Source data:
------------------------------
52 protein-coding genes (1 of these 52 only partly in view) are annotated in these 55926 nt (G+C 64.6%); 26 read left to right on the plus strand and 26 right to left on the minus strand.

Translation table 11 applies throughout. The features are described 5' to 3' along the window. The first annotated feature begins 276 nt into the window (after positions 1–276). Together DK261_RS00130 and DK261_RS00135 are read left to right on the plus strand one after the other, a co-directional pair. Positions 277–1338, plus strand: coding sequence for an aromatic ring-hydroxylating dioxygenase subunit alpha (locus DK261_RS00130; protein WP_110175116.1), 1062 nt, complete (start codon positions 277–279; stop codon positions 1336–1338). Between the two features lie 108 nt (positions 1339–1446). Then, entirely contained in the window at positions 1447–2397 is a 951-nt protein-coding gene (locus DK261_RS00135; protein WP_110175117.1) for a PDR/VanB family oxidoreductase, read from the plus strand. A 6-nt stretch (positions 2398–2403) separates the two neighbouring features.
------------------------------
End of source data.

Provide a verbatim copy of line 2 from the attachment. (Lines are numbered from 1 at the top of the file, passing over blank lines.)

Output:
Translation table 11 applies throughout. The features are described 5' to 3' along the window. The first annotated feature begins 276 nt into the window (after positions 1–276). Together DK261_RS00130 and DK261_RS00135 are read left to right on the plus strand one after the other, a co-directional pair. Positions 277–1338, plus strand: coding sequence for an aromatic ring-hydroxylating dioxygenase subunit alpha (locus DK261_RS00130; protein WP_110175116.1), 1062 nt, complete (start codon positions 277–279; stop codon positions 1336–1338). Between the two features lie 108 nt (positions 1339–1446). Then, entirely contained in the window at positions 1447–2397 is a 951-nt protein-coding gene (locus DK261_RS00135; protein WP_110175117.1) for a PDR/VanB family oxidoreductase, read from the plus strand. A 6-nt stretch (positions 2398–2403) separates the two neighbouring features.